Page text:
Farrell Ink’s Cleveland office is officially closed, to reopen next week in Jefferson, Ohio, about an hour’s drive away.
Goodbye chair. Goodbye stair. Goodbye house. Goodbye mouse. Also, I work from home.
Anticipating the move, I printed The Cleveland Bucket List, targeting ten items to complete by the end of 2014. I edited the list to combine my Cleveland destinations with my personalized agenda of goodbyes, for example meeting fellow members of the Literacy Learning Network Steering Committee for lunch at Town Hall with Mitchell’s Ice Cream afterwards.
Top of my list was “Spend time with Rebecca Meyers and her family.” Last summer, on vacation at the Jersey Shore, Becca was diagnosed with agressive brain cancer.
Becca’s bucket list and mine were not the same, in content or in purpose.
Moving means I am still able to return to Cleveland for a tour of the Great Lakes Brewing Company, or to provide training for The Literacy Cooperative.
But not Becca. She loved purple. She got her wishes to go to Disney World and Cedar Point this spring. Her birthday party this past Sunday–a combined party with her best friend Ruthie–involved a face painter, balloon man, and donut truck. She managed to blow out all her candles, and smile as she left for her third trip on the Rocket Car, but it was obviously taxing. She ended the three-hour party practically asleep on a blanket in the shade, and that is where we said goodbye.
It would be our final goodbye to sparkly, snarky, and now sleepy Becca. Tuesday, an MRI confirmed all of our worst fears from her uncharacteristic lethargy: the tumor had grown, and she had days or weeks to live. Last evening, on her sixth birthday, she breathed her last.
St Ignatius encouraged us “not [to] fix our desires on health or sickness, wealth or poverty, success or failure, a long life or a short one. For everything has the potential of calling forth in us a deeper response to our life in God.”
At a glance, this seems callous. How could I stop myself from desiring for Becca to have health instead of sickness, a long life instead of a short one? I desire this for her until it hurts, but St Ignatius is right about one thing: that’s a futile way to pray. And though I believe it is beautiful and just and holy to try to find treatments and cures for childhood cancer, fixating on a single personal positive outcome against the impersonal (and quite frankly, unfair) march of the Universe would be like fist fighting the waves of the ocean, because everything we could possibly try is useless.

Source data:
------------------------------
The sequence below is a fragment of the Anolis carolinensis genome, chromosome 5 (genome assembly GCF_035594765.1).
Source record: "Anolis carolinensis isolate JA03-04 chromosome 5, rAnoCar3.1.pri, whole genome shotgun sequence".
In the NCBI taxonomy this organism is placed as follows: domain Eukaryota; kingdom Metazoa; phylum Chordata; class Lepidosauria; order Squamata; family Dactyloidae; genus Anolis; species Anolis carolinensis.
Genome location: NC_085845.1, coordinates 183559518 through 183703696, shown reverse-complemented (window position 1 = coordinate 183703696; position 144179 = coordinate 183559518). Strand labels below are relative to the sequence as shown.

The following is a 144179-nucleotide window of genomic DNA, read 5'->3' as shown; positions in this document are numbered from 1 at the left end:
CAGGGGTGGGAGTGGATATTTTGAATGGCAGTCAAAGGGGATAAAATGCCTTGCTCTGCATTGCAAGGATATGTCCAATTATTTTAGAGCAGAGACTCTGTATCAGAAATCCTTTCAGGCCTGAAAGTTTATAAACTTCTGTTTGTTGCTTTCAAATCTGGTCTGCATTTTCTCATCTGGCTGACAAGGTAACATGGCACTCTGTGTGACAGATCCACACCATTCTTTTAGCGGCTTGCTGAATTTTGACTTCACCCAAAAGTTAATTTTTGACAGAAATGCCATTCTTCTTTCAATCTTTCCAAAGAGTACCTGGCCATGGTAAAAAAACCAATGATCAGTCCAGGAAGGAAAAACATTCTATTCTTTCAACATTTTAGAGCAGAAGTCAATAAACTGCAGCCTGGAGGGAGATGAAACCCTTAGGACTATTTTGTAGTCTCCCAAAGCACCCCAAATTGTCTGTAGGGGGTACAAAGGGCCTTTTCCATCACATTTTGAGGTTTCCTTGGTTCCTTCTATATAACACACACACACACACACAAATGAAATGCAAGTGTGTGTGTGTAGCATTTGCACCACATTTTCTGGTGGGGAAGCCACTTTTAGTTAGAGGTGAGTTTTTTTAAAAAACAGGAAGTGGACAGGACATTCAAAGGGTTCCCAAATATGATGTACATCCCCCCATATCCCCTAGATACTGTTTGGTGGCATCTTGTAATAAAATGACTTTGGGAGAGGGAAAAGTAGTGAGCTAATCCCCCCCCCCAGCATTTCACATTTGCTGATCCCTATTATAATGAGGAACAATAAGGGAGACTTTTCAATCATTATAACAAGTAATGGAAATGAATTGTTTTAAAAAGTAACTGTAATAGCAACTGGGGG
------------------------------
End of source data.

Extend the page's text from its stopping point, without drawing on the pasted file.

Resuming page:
Fixating on the desire for health and long life can hurt people who have no hope of achieving it. I thought of Becca today in sadness when I saw a mini-grocery cart with the label “customer-in-training.” Children are more than just future adults, and sometimes we forget to value the many gifts someone can share in six years. Six years can be a really long time, even if it’s a short life.
With or without cancer, Becca lived her short life in Love, which is another way to say God. And that is our Prayer for Becca: to be expressions of Love as best we can. We can always improve at loving others. And I confess that knowing Becca and the Meyers, seeing the Team Becca community gather around them to provide all the support and care we limited humans can supply, has truly called forth a deeper response of Love in me. Life is limited for all of us, but Becca and her family are proof that we can choose to use our time to bring joy and hope to others, while refusing to turn away from their pain, even when caring for others in pain can wound us in invisible ways that may never fully heal.
So let us dance in princess dresses, paint our faces, and run barefoot, knowing that our lives are as frail and fleeting as the grass beneath our feet. Heart aching, I celebrate you, Becca. Tears streaming down my face, I’ll sing “Let It Go” again. For the fifth time today. And in that goodbye, I also give thanks to God for all the Clevelanders who have enriched my life just by being, and to whom I may never say goodbye in the flesh. Thank you.
Photos of Becca by Bustafeltz Designs
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